Sometimes the week can begin to seem rather gnarled. Time passes and one wonders: Where did I get to this week – what did I actually achieve? I look at my to-do list and see that about half of it is checked off. There are some to-dos that are beginning to look like old knots in trees and then there are those new shoots that have suddenly sprung up in the most unexpected places and mischievously redirected the energy needed to grow.
That question, “Have you achieved what you wanted to – have you succeeded?” is puzzling at week’s end. For whom? At what level? At the level of my to-do list, my bank account, my family, my community, or the country I live in? How about the planet and humanity? Thinking about these questions can either bring great clarity and perspective, or it can bring up that difficult question of “why am I here?”
This biggest and most difficult of questions was one surrounding us at a conference I attended yesterday run by the government of Sweden concerning how to bring about greater integration in this country. The only problem is that no one who ran the conference saw this question, which felt something like a very colorful and remarkable bird chirping up in the branches with no one noticing it because they all had their eyes on the ground. After this summer’s tragedy in Norway, which highlighted the need for more innovative thinking about this challenge in the Nordics in general, it seemed that this conference had a more urgent mission than it might otherwise have had. Unfortunately, it collapsed into the specific research interests of a handful of academics who, although working with the best of intentions, led us all straight for the minutiae, which had been studied a thousand times, and in this way completely lost track of the big question.
As an immigrant trying to become a part of this society, there is one big question that has hovered over me through the 15 years I’ve been here: How can I contribute in a way that suits my interests as well as the needs of people who live here (thus in some way addressing the big question of why I am here)? Finding that intersection can be extremely difficult if other people are not acclimatized to the question. Of course, everyone wants to find that intersection – it is the very thing that fulfils our human need to belong, a need which is critical to our psychological and physical health.
In order to fulfil this need, some years ago I marched into my children’s school and offered my services in reading English language stories to a few of their classes. It seemed to me that an English Literature graduate who was a published author could actually do something useful in a community where English language was required in schools but where it wasn’t a strength of the teachers. At first, there was puzzlement at my readiness to do this and I felt as though I was having to force my way through the classroom door. Eventually, however, I had calls and comments from delighted parents. In this way, eventually I got to know the vast majority of parents and teachers in the school, and thereby most people in my surrounding community. Although my past experiences were a world away from those living in this community, I felt that we had found a meeting point in our interests and that at some level I belonged.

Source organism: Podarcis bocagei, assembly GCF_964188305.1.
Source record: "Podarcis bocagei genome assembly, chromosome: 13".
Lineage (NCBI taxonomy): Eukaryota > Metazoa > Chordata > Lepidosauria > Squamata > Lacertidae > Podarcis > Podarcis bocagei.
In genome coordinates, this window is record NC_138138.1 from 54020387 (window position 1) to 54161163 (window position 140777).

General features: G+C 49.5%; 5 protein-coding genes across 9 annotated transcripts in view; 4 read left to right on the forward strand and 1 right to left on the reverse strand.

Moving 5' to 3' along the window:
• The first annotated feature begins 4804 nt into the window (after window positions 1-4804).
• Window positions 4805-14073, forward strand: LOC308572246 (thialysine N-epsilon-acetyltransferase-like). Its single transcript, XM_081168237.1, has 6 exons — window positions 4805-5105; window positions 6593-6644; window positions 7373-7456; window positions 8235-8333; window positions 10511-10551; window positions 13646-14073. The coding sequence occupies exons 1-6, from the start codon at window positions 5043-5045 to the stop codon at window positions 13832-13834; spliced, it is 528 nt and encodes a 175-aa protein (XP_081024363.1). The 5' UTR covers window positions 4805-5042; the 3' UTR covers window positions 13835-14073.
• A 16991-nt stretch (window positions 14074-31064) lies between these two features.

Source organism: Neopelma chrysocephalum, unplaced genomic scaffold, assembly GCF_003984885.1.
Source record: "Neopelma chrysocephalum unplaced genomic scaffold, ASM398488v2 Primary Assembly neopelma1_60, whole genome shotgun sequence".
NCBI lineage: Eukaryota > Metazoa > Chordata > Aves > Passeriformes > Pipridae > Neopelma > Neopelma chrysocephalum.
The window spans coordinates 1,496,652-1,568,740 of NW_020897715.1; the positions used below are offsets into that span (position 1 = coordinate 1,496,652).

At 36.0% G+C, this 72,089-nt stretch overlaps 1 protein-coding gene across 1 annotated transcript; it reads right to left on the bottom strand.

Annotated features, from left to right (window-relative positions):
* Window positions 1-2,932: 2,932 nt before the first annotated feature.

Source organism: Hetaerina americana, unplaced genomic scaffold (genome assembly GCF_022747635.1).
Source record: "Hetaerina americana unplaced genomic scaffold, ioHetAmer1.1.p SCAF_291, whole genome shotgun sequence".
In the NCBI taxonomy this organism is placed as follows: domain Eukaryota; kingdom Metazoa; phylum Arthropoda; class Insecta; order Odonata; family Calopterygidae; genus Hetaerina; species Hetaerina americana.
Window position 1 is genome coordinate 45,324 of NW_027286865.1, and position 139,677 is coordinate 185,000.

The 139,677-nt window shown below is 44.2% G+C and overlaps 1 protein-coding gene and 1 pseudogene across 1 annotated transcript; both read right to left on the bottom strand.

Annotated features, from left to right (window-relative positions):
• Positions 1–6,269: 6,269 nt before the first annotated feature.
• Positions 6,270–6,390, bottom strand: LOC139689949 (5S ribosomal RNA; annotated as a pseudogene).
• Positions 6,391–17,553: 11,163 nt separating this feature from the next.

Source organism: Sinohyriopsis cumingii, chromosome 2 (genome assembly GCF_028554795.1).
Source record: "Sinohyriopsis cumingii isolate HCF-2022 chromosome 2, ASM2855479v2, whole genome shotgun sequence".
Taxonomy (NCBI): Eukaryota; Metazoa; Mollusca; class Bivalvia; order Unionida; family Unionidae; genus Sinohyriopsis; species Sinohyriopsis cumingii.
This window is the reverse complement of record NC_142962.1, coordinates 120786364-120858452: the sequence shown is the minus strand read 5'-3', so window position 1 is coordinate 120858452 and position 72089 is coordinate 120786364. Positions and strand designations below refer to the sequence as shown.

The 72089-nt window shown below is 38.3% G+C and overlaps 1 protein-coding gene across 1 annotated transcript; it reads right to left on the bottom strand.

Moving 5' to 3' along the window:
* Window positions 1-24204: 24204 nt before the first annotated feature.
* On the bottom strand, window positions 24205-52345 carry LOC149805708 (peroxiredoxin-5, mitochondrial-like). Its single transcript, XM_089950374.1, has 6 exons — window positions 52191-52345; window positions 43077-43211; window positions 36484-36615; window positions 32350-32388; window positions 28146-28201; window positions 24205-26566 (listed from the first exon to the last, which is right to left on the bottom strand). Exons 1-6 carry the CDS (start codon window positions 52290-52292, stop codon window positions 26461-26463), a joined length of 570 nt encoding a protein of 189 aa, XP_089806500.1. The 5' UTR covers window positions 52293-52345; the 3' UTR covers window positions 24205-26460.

One can, of course, argue that I am an immigrant who is educated, who was able to work as a volunteer and who looks Swedish. All of these things help. However, I don’t believe that any of these factors actually assures that one will feel a sense of belonging. That is a combination of personal will and people in the established community who are open to new ideas of how we can move forward together. Encouraging and facilitating both of these is the way to create a new and valuable sense of belonging. It requires a great deal of creativity – something which Sweden is apparently now number one in the world at, according to Canadian researcher Richard Florida’s new study.
This morning when I walked out into the park with Lucy the dog, I took a good hard look at some of my favorite trees there. I’d seen my week as a bit of a gnarled tree and it seemed a little unfair to all of these great beauties in the park. They were complex with the grooves in their trunks winding in unexpected directions; they had parts that seemed to have grown into them and evidence of the way they had interacted with their environment, creating greater uniqueness and adding special value to the park; some had hideouts in their trunks where animals could find shelter. It seemed to me that these most beautiful and unique of all trees were the way that we wanted our lives and our communities to be. Perhaps ten minutes’ meditation on the image of a most interesting tree would be a good way to start the next conference on integration.
Julie Lindahl is chairperson at Stories for Society, a non-profit organization dedicated to learning and communication through storytelling.
Learn more about Julie Lindahl’s prize-winning new book, “Rose in the Sand,” a memoir of a decade lived on a Swedish island. Other books by Julie Lindahl available are: Letters from the Island (listen also to Julie’s podcasts from this site) and On My Swedish Island: Discovering the Secrets of Scandinavian Well-being.